Remains of L.A.

Traces of L.A.'s past can still be found, in the kitsch of '50s diners and the decayed glamour of '40s hotspots… and sometimes the food is good, and there are nice people.


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Happy… Anniversary? Birthday? Whatever… Happy!!!

One year ago today, I blogged my first restaurant. I’ve now posted about 55 restaurants (and have three more in the hopper!). Doing this blog has made me so happy, has led to so many adventures and places I never would have gone.
Thought I’d list some of my favorites so far, in no particular order:

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(1928) La Golondrina Mexican Cafe, downtown L.A.
A beautiful old Mexican restaurant on Olvera St. La Golandrina has been there since 1928, but the building was built in the 1850s.  Amazing stone fireplace and colored hanging lamps and artwork everywhere.

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(1953) James Restaurant, San Fernando
A perfectly cozy coffee shop way out in the suburbs, full of nice people and comfort food. Hard to put my finger on why it’s one of my favorite places ever, except that I love coffee shops and this has everything I love in a coffee shop.

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(1952) Tony’s on the Pier, aka “Old Tony’s,” Redondo Beach
The best bar I’ve ever been in, stuck on top of the restaurant like an octagonal hat, with windows on all sides looking out over the ocean. Back in the ’50s, a monkey escaped from the circus and lived at Tony’s, stealing sugar cubes from the tables.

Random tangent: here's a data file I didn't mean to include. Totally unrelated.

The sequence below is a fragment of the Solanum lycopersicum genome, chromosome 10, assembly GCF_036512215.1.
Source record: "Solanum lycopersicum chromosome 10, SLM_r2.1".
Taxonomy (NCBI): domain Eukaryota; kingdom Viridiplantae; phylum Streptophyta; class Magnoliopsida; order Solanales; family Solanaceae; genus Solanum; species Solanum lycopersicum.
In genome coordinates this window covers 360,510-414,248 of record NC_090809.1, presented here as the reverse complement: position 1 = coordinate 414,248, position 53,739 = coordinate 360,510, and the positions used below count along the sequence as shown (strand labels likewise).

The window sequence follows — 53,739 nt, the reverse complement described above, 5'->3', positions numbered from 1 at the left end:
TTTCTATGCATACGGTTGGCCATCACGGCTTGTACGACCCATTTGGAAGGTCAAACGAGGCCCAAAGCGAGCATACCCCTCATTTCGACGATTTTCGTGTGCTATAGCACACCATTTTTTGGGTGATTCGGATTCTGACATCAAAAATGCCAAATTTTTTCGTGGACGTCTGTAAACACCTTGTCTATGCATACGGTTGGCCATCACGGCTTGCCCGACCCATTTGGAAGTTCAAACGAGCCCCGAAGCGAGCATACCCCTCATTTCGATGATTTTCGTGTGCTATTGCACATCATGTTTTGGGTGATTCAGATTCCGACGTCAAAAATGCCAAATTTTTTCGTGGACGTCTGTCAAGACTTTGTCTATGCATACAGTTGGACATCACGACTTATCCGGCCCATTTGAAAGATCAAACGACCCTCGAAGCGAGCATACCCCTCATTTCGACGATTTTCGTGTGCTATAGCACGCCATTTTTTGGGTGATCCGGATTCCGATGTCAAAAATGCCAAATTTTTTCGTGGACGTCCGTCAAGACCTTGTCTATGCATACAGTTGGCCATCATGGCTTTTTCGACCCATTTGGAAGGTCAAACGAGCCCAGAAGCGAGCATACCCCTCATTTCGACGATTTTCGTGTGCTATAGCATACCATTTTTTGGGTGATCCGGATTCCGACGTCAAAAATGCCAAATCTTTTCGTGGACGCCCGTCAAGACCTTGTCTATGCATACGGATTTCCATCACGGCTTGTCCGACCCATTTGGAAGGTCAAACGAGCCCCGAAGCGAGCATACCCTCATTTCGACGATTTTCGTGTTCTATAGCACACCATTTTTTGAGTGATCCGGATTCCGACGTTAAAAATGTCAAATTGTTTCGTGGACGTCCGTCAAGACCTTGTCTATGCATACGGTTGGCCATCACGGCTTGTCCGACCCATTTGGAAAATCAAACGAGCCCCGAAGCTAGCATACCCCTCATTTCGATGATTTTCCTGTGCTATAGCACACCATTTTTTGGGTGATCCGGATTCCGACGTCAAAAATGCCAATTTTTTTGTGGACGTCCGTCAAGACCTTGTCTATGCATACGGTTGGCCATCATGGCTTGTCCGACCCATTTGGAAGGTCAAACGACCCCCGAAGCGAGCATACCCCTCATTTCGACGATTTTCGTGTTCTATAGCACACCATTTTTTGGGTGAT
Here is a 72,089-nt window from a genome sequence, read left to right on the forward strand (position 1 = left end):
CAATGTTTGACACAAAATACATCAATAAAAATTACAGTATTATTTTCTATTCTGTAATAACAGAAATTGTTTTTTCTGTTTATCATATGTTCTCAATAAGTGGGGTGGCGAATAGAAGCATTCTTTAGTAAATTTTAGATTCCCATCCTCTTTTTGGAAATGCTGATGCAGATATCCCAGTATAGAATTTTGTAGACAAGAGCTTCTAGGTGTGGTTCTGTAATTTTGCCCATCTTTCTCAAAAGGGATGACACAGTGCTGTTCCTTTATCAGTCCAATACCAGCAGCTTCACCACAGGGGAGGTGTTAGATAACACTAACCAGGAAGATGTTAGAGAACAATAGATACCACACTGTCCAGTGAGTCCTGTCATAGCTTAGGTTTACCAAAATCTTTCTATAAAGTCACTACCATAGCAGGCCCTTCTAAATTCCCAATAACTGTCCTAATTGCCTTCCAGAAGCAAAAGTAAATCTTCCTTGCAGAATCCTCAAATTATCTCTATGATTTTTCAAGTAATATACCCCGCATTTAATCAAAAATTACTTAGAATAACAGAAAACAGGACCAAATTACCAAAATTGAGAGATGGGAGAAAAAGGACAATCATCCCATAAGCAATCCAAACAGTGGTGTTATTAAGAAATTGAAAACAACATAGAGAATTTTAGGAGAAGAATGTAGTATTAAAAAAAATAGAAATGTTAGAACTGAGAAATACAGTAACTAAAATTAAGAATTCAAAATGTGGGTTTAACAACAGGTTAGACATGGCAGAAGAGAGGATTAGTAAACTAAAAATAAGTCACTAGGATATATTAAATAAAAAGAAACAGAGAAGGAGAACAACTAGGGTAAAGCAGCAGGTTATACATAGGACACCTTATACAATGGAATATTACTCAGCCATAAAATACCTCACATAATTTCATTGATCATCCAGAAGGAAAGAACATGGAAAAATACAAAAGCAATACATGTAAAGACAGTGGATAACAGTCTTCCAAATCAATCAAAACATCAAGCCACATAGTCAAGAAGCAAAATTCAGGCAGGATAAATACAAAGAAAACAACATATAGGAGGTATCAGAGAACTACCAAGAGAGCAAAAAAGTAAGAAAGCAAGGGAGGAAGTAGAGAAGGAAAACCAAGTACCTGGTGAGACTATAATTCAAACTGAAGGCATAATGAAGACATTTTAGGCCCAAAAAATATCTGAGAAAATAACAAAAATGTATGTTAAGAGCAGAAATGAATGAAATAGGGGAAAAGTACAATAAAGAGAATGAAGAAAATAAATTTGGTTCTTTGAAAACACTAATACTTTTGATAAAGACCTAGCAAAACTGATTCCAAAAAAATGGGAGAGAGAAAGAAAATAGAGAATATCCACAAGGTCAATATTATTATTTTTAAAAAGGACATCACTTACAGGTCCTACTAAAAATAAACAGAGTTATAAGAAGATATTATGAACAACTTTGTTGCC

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(1946) Nick’s Coffee Shop, Los Angeles
Perfectly wonderful greasy spoon diner, cramped and marvelous. It makes me want to be a private eye just so I could sit at the counter and growl for coffee in between solving crimes.

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(1908) Cole’s, downtown L.A. 

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(1908) Philipe the Original, downtown L.A.
These places are connected in everyone’s minds because they both claim to have invented the french dip, and I love them both so much I don’t want to play favorites. In fact they are so different it’s impossible to compare; Cole’s is a sit-down place that let’s you dip your own sandwich and Mickey Cohen used to eat there, while Philipe’s has a busy counter where the sandwiches come pre-dipped, with sawdust on the floor and a line of old wooden phone booths. They both say wonderful things about what life was like in L.A. in the early 20th century, and it thrills me that they’re both still open for business.

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(1949) Bob’s Big Boy, Burbank

BBBneonsignI felt a little silly going to a Bob’s Big Boy for my blog, since it’s a huge chain, but this was one of the very first ones, built in 1949, and the oldest still around. At some point in the ’90s someone bought it and started making it more like it was in the old days, with car-hop service on the weekends and a classic car show every Friday (which, I’ve been told, Jay Leno attends). My friend Terry and I decided to check it out but didn’t go on a Friday or a weekend, because it’s supposed to be extremely crowded then.

-Curvy walls with tall windows, Googie-style, a neon “Take-Out” sign just inside, pictures of classic cars everywhere, a large “Bob” statue inside, almost as Continue reading